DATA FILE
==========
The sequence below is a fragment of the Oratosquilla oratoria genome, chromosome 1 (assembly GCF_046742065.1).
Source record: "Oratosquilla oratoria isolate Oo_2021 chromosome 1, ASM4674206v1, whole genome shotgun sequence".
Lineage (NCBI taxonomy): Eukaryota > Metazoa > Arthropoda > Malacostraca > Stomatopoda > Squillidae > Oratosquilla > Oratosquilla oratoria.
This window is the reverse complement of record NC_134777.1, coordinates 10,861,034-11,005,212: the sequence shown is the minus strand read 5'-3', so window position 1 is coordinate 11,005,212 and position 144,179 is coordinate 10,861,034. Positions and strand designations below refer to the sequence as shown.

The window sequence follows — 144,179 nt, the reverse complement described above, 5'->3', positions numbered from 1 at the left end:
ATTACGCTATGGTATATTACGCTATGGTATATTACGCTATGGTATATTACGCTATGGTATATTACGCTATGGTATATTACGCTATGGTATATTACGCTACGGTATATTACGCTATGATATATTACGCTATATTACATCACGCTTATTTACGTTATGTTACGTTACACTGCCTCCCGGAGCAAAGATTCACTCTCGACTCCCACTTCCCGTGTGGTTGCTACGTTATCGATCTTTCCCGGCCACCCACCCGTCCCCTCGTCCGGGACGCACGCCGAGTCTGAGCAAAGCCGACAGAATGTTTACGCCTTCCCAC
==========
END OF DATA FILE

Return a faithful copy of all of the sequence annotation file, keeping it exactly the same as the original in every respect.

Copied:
The sequence below is a fragment of the Oratosquilla oratoria genome, chromosome 1 (assembly GCF_046742065.1).
Source record: "Oratosquilla oratoria isolate Oo_2021 chromosome 1, ASM4674206v1, whole genome shotgun sequence".
Lineage (NCBI taxonomy): Eukaryota > Metazoa > Arthropoda > Malacostraca > Stomatopoda > Squillidae > Oratosquilla > Oratosquilla oratoria.
This window is the reverse complement of record NC_134777.1, coordinates 10,861,034-11,005,212: the sequence shown is the minus strand read 5'-3', so window position 1 is coordinate 11,005,212 and position 144,179 is coordinate 10,861,034. Positions and strand designations below refer to the sequence as shown.

The window sequence follows — 144,179 nt, the reverse complement described above, 5'->3', positions numbered from 1 at the left end:
ATTACGCTATGGTATATTACGCTATGGTATATTACGCTATGGTATATTACGCTATGGTATATTACGCTATGGTATATTACGCTATGGTATATTACGCTACGGTATATTACGCTATGATATATTACGCTATATTACATCACGCTTATTTACGTTATGTTACGTTACACTGCCTCCCGGAGCAAAGATTCACTCTCGACTCCCACTTCCCGTGTGGTTGCTACGTTATCGATCTTTCCCGGCCACCCACCCGTCCCCTCGTCCGGGACGCACGCCGAGTCTGAGCAAAGCCGACAGAATGTTTACGCCTTCCCAC